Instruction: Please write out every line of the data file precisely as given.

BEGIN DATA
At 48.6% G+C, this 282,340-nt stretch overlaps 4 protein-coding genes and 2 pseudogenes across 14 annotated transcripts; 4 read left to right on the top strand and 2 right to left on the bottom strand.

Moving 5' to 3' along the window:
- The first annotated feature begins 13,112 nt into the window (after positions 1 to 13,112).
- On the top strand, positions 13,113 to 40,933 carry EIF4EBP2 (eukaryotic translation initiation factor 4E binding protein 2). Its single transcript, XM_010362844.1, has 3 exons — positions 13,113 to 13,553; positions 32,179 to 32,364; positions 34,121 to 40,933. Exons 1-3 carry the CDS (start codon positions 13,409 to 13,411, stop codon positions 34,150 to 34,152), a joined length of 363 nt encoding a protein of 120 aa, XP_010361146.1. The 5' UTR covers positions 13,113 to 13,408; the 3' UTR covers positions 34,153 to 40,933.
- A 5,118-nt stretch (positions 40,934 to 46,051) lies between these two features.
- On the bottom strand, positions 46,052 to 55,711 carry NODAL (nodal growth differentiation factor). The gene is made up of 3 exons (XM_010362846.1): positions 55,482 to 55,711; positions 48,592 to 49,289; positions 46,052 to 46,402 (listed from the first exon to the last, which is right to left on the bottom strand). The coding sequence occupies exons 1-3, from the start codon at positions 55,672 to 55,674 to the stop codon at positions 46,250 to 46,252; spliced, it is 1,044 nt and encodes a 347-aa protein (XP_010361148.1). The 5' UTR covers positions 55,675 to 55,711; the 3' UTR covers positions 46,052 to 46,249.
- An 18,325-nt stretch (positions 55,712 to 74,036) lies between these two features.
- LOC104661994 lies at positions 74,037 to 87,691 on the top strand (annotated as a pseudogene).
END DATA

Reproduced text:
At 48.6% G+C, this 282,340-nt stretch overlaps 4 protein-coding genes and 2 pseudogenes across 14 annotated transcripts; 4 read left to right on the top strand and 2 right to left on the bottom strand.

Moving 5' to 3' along the window:
- The first annotated feature begins 13,112 nt into the window (after positions 1 to 13,112).
- On the top strand, positions 13,113 to 40,933 carry EIF4EBP2 (eukaryotic translation initiation factor 4E binding protein 2). Its single transcript, XM_010362844.1, has 3 exons — positions 13,113 to 13,553; positions 32,179 to 32,364; positions 34,121 to 40,933. Exons 1-3 carry the CDS (start codon positions 13,409 to 13,411, stop codon positions 34,150 to 34,152), a joined length of 363 nt encoding a protein of 120 aa, XP_010361146.1. The 5' UTR covers positions 13,113 to 13,408; the 3' UTR covers positions 34,153 to 40,933.
- A 5,118-nt stretch (positions 40,934 to 46,051) lies between these two features.
- On the bottom strand, positions 46,052 to 55,711 carry NODAL (nodal growth differentiation factor). The gene is made up of 3 exons (XM_010362846.1): positions 55,482 to 55,711; positions 48,592 to 49,289; positions 46,052 to 46,402 (listed from the first exon to the last, which is right to left on the bottom strand). The coding sequence occupies exons 1-3, from the start codon at positions 55,672 to 55,674 to the stop codon at positions 46,250 to 46,252; spliced, it is 1,044 nt and encodes a 347-aa protein (XP_010361148.1). The 5' UTR covers positions 55,675 to 55,711; the 3' UTR covers positions 46,052 to 46,249.
- An 18,325-nt stretch (positions 55,712 to 74,036) lies between these two features.
- LOC104661994 lies at positions 74,037 to 87,691 on the top strand (annotated as a pseudogene).